Mary Ingalls became ill in 1879 and began losing her eyesight. The local newspaper where her family lived at the time, The Redwood Gazette, published four accounts about Mary’s illness and subsequent blindness.
Miss Mary Ingalls has been confined to her bed about ten days with severe head ache. It was feared that hemorrhage of the brain had set in in one side of her face became partially paralyzed. She is now slowly convalescing.
[The Redwood Gazette April 10, 1879]
There was a second notice appeared the following month about her recovery.
Miss Mary Ingalls is still confined to her bed, and at times her sufferings are great.
[The Redwood Gazette May 15, 1879]
A month later, another update, where it seemed optimistically that Mary’s sight was actually improving.
Mrs. William Fields is recovering from a severe illness, and Miss. Mary Ingalls is recovering, but very slowly. Her eyesight which she had almost lost is improving as she gains strength.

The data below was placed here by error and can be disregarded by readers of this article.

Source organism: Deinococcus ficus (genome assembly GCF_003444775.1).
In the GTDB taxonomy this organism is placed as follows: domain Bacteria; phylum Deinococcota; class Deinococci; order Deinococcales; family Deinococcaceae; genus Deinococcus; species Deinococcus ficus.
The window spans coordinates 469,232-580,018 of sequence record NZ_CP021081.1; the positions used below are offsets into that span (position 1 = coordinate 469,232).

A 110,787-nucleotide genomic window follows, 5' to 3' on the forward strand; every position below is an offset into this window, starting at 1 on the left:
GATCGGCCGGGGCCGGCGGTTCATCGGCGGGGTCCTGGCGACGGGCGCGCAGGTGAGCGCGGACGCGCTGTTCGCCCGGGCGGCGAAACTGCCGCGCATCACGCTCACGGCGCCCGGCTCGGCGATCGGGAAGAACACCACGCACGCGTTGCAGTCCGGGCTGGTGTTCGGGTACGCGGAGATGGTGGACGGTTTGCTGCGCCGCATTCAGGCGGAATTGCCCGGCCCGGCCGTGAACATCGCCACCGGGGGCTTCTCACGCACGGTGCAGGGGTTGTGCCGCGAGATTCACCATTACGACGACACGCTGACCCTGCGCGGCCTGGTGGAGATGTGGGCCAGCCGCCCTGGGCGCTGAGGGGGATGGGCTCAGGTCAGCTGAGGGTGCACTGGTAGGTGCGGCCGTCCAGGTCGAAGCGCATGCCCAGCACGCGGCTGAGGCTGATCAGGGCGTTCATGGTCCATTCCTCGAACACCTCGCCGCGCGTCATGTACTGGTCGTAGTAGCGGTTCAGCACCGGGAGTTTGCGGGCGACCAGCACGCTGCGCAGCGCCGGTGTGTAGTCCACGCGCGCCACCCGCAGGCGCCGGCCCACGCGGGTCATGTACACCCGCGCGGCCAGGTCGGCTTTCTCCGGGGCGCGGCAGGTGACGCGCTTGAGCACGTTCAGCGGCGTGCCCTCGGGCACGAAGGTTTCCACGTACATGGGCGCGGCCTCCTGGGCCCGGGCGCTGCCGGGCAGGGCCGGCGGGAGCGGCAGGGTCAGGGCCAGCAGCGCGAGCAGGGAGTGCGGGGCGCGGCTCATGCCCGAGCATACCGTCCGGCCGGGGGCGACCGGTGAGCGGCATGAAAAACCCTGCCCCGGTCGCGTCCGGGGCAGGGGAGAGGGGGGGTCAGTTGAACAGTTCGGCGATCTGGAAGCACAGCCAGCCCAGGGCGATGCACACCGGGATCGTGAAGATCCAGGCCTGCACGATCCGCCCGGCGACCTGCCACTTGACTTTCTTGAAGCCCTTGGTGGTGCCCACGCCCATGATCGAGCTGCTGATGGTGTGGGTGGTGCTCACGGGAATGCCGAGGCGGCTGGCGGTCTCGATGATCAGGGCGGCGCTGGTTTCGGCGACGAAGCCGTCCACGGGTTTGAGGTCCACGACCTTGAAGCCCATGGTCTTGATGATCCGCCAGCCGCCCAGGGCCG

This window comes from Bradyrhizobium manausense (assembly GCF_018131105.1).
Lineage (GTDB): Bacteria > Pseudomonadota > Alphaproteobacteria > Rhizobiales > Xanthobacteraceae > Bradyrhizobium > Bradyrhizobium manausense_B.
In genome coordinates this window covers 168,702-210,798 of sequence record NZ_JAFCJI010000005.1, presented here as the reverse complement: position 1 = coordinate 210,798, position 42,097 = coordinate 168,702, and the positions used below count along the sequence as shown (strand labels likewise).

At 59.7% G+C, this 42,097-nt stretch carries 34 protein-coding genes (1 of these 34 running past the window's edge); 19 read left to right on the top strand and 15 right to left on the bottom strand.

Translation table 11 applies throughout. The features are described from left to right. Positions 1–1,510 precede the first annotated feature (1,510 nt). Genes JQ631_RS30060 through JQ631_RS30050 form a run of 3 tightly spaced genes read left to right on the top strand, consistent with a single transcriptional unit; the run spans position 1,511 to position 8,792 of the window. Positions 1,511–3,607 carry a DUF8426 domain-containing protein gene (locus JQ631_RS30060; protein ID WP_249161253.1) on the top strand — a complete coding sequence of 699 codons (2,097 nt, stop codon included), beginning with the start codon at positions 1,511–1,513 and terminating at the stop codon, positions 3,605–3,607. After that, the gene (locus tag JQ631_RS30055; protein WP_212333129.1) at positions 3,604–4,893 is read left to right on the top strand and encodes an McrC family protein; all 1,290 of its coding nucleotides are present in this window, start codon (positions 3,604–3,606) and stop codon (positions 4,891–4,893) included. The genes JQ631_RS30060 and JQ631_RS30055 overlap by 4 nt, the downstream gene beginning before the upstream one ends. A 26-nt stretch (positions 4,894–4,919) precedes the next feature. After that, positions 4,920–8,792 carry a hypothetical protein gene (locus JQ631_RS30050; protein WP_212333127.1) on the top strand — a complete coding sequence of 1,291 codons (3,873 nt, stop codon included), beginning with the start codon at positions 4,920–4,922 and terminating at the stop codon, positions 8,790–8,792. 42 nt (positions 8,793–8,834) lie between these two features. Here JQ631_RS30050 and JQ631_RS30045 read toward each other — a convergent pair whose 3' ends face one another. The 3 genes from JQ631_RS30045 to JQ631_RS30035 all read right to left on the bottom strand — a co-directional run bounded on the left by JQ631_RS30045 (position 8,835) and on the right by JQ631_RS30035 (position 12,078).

[The Redwood Gazette June 12, 1879]
The following month, the newspaper revealed Mary was going blind.
Miss Mary Ingalls health improves, but her sight is so much impaired that she cannot distinguish one object from another. She can discern day from night but even this slight vision is also failing.
[The Redwood Gazette June 26, 1879]
Then a notice appeared revealing the plans of Charles and Caroline to take their daughter to St. Paul, Minnesota for a doctor’s appointment for her blindness.
Mr. and Mrs. C. P. Ingalls are expected to take their daughter Mary to St. Paul in a short time, in hopes that they can have something done for her eyesight. Although entirely blind she is very patient and submissive.
[The Redwood Gazette July 31, 1879]